United Kingdom, London

Making Policy in International Development

when 7 November 2019 - 7 November 2019
language English
credits 7.5 EC
fee GBP 2100

There are more than 750 million people living on islands, from the densely populated urban centres of the Philippines and Hawaii’s to the atolls and archipelagos of the Caribbean, Asia-Pacific and Indian Ocean. Climate change is a global challenge that requires locally designed interventions and action. Islands are at the front line of the effects of climate change. Key challenges: rising temperature and sea levels, lack of fresh water supply, plastic pollution, sewage blockages, high number of tourists in season time, dependence on fossil fuels imports and high prices.

Course leader

Dr. Adam Harris received a Ph.D. in Political Science from New York University in the Spring of 2015. Prior to joining the Department of Political Science at UCL as a Lecturer in Development Politics, he was a post-doctoral research fellow with the Govern

Target group

This is a level one module (equivalent to first year undergraduate). No prior subject knowledge is required to study this module but students are expected to have a keen interest in the subject area.

Course aim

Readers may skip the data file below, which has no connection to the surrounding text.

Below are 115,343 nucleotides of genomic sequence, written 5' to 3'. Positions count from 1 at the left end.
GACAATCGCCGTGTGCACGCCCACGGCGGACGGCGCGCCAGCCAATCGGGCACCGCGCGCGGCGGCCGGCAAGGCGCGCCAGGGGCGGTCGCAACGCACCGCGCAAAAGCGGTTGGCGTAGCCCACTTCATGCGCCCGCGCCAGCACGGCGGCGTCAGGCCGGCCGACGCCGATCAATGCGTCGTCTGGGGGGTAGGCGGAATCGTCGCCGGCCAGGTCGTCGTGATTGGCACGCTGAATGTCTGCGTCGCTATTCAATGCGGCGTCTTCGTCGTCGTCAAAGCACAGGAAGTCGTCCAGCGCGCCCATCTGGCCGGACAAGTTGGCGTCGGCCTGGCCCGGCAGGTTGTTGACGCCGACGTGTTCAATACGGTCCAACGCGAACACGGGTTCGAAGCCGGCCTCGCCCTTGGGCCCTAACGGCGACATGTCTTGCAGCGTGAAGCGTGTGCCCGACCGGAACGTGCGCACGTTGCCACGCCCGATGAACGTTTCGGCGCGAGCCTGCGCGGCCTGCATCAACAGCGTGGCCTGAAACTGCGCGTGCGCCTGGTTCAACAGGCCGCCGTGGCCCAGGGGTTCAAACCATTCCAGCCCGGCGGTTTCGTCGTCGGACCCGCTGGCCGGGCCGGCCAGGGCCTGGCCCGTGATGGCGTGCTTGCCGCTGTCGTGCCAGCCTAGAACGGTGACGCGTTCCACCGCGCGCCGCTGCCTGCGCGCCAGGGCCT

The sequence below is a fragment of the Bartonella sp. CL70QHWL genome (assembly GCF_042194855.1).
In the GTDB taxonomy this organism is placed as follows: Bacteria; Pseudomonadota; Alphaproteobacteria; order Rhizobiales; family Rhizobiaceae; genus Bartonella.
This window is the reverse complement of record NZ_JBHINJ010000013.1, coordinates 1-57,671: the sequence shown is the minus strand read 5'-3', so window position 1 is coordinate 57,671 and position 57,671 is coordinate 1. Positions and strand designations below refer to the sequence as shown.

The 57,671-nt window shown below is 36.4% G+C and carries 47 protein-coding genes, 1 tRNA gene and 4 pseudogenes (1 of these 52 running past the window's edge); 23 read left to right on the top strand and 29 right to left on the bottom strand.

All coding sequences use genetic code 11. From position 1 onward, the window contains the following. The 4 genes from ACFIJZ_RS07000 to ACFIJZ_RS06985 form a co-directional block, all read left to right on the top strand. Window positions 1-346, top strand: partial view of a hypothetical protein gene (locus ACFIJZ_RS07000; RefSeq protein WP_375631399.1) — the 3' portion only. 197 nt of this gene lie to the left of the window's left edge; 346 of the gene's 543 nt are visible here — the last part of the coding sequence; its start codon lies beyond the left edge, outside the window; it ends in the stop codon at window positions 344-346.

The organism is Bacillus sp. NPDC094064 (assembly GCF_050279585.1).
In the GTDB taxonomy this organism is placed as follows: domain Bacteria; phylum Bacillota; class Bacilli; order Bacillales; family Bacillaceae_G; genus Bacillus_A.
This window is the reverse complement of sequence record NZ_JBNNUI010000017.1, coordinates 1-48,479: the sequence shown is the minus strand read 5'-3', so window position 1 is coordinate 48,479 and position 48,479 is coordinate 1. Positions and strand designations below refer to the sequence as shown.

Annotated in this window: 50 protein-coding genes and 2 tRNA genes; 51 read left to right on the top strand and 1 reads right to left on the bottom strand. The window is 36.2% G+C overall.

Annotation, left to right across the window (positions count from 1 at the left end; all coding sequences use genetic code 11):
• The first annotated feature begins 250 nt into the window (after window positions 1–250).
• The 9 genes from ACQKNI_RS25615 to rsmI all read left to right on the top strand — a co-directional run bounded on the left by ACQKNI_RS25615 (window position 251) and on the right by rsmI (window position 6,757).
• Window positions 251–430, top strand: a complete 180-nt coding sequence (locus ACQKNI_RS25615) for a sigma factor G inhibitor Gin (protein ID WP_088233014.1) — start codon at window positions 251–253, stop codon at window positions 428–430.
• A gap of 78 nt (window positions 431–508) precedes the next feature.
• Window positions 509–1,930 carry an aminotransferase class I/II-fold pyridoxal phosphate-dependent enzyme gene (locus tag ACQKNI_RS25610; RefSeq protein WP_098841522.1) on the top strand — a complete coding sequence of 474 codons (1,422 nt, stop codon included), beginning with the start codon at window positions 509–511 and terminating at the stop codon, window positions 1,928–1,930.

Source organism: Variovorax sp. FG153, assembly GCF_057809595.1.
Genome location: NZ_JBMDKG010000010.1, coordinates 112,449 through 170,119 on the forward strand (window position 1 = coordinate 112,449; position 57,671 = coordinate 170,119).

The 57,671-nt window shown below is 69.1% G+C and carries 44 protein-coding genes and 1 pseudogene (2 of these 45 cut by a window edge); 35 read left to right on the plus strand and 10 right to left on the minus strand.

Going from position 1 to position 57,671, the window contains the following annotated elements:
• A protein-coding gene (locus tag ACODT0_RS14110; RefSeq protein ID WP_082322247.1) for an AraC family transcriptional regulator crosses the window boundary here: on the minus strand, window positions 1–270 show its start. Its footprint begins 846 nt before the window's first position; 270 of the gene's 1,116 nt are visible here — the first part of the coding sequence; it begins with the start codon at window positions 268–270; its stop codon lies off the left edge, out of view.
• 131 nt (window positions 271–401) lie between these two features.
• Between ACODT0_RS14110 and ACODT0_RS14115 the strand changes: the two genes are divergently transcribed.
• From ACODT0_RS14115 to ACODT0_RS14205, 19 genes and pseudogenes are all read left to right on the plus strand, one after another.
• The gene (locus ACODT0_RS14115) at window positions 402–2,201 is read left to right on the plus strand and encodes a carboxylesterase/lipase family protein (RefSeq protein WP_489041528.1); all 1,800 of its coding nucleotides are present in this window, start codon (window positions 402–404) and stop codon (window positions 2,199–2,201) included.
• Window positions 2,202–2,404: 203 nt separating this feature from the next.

The main objective of the module is to introduce students to the main debates in the political economy of
development field and the various strategies and policies to promote development. Over the duration of the
course, students will learn to critically apply different theoretical perspectives and empirical findings on
development to a range of contemporary substantive issues that are relevant to international public policy and
development. Importantly, students should leave the course with a set of possible policy responses to the core
challenges to development in the world today.

Credits info

7.5 EC
15 UCL credits, 7.5 ECTS, 4 US

Fee info

GBP 2100: There is a built-in tuition fee discount for students studying for 6 weeks (2 modules).
GBP 1100: Accommodation (optional) costs approx. £1100 per 3-week Session.